Ellory, London: restaurant review | Rebecca Seal
Food pro Rebecca Seal and olive reader Rana Darbyshire compare notes on Ellory, London. Find out how their scores matched up...
Rebecca Seal is a food and drink journalist and presenter on Channel 4’s Sunday Brunch. Her latest book, The Islands of Greece, is out now. (£25, Hardie Grant)
Rana Darbyshire lives in London and works in local government. She loves Italian food and considers Gauthier Soho as her best eating-out experience.
Situated in London Fields’ fashionable Netil House, Ellory is the new venture from chef Matthew Young (previously of now-defunct Mayfields restaurant a few streets away) and sommelier Jack Lewens, who has enjoyed stints at both The River Café and Skye Gyngell’s Spring.
The room itself is aggresively neutral, with a polished concrete floor and simple wooden tables. It’s also entirely fuss-free – even the bar area is neat and tidy – and diners can see the pristine open-kitchen from where they sit. Food is affordable (the set dinner menu is £38 for five courses) and clean; light, colourful plates are the thing here, with fresh seafood and meat taking centre stage. There’s also a rare collection of Old World natural wines on offer, studiously chosen by Jack.
Our pro says...
Eating at Ellory left me with the odd impression that the staff consider the food more important than the diners. Although the handsome men in charge were attentive and polite, they were utterly reverential about what was coming out of the kitchen, and that made them appear aloof.
Our waiter had tasted everything on the menu as well as most of the wines; he also gave good advice about how many sharing dishes to order (five between two). *I might have been recognised – two complimentary glasses of excellent Piedmont moscato magically appeared after dessert, along with an apology for ‘ignoring us all night’, which we hadn’t felt.
Ellory opened late last year in an extremely trendy corner of Hackney, and the influence of Matthew Young and Jack Lewens’ pasts – at restaurants where food and drink was or is taken very seriously – is clear.
We were given both à la carte and set menus; here even the menu design is pared-back and restrained. Dishes are described with a simple ingredients list and are indeed un-fussy on the plate: lamb tartare with carrot and mustard cream is a neat pile of raw, tender lamb with a single roasted carrot and a little puddle of tangy sauce on a wide plate; mackerel and avocado are hidden under discs of almost-translucent kohlrabi, somewhat overwhelmed by citrus and vinegar.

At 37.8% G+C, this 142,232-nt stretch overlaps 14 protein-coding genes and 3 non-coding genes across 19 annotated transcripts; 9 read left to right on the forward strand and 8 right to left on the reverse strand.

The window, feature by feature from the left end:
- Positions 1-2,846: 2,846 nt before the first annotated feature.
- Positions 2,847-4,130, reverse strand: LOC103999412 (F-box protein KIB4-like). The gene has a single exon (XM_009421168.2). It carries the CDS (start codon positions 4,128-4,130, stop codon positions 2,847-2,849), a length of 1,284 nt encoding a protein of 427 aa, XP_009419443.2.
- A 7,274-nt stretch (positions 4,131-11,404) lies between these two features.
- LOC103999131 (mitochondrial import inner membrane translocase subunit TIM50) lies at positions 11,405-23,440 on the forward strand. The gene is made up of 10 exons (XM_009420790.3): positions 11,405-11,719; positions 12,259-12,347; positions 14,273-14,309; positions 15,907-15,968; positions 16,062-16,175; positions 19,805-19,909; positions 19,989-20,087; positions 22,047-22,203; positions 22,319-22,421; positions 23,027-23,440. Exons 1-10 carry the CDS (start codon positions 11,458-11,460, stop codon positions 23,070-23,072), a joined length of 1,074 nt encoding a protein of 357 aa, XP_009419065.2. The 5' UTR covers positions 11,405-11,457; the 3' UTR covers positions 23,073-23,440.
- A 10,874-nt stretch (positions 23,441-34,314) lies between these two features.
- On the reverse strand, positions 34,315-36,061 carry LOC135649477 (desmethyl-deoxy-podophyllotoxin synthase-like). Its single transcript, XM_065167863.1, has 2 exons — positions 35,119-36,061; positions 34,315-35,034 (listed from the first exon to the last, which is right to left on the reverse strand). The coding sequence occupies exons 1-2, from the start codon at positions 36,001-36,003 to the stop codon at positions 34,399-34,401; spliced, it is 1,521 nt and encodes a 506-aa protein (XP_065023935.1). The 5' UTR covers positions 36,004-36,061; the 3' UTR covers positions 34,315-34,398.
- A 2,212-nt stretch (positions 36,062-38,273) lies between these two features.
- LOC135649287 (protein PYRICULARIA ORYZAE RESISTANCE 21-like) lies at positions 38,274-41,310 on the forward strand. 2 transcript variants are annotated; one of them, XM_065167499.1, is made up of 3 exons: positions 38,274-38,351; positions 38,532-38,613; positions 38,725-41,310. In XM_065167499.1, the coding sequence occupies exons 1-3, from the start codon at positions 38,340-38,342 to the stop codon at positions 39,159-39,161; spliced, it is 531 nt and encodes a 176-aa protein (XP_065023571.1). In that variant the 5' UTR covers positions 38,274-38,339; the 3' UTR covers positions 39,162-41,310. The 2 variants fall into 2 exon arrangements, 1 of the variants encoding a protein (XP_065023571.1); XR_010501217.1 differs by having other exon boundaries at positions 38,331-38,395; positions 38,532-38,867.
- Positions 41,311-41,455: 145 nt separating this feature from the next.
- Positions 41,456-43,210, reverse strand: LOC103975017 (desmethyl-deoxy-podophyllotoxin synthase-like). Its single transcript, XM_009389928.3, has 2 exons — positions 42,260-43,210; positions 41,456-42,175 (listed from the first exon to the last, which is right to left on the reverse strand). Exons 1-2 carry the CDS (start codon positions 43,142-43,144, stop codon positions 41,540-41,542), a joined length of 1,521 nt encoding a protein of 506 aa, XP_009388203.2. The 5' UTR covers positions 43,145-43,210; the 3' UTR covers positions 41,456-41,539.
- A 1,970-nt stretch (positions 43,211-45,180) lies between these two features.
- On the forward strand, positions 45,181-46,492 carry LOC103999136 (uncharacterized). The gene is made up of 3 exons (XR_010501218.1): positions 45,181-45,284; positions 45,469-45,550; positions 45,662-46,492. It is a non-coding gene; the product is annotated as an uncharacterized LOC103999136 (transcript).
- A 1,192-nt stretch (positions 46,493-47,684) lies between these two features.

We chose two fish mains: brill with grapefruit butter and January king cabbage; and lemon sole with citrus butter and liquorice. Of the two, the brill was more successful, reminding me of classic, butter-heavy French fish cookery, cleverly updated. At first bite, the sole dish worked well, but the fish’s flavour was slowly obliterated as the taste of liquorice built up.
Desserts were better – jerusalem artichoke ice cream doesn’t sound like a good idea but it is: light, nutty, earthy and sweet. Mousse-like ricotta ice cream with cooked rhubarb and nuggets of crumbly, dark rye shortbread is a perfect mixture of tartness and creaminess.
Our punter says...
Service was friendly and helpful, if a little careless at times. For example, having informed our waitress that we don’t drink alcohol, she shrugged and walked away without asking if we would like anything else to drink. That said, staff were extremely obliging in all other cases. The wait between courses was about 20 minutes, which wasn’t the end of the world, but there’s a temptation to keep asking for bread.
Food here is not simple and, despite eating out two or three times a week, there were items on the menu I had never heard of. It could be argued that in its efforts to be avant-garde, Ellory can overlook the basics – nothing came with black pepper and, upon us asking, our poor waiter had to scramble around the whole restaurant to find some.
However, almost every course we had was sublime. Beautiful, satin-smooth slivers of raw scallop were given a crunch by the addition of hazelnuts; and a potato velouté with smoked eel and ginger sabayon was warm, earthy and creamy, with melting chunks of lightly smoked eel. My brill with grapefruit butter came succulent, meaty and perfectly seasoned, and it worked well with the ever-so-slightly bitter leaves of January king (cabbage).
The standout dish was Blackface lamb in a mouth-watering anchovy jus with puntarelle and caramelised onion. The lamb was seared on the outside, pink and juicy in the middle and meltingly soft. The crunchy, sweetly caramelised onion went with it perfectly.
A cheese course was the one let-down of the meal: a nice-enough goat’s cheese went well with a honeycomb sauce, but was nothing exceptional, and the second option, Durrus – a hard, unpasteurised cheese, was underwhelming. But sweet chunks of beautifully cooked rhubarb served with ginger ice cream, vanilla crème pâtissière and a crunchy, crumbly, sugary piece of rye shortbread was perfect.
The bottom line
The food isn’t all perfect, but when they get it right (jerusalem artichoke ice cream, lamb tartare) it’s genuinely exciting. Rebecca’s total for two: £115.31, including service
Vibe 6/10; Food 7/10; Service 7/10; Total 20/30
I wasn’t disappointed. There are some minor niggles, but these could easily be fixed. On the whole, I loved my meal and can’t wait to go back. Rana’s total for two: £103.50, including service
Vibe 9.5/10; Food 9.5/10; Service 9/10; Total 28/30
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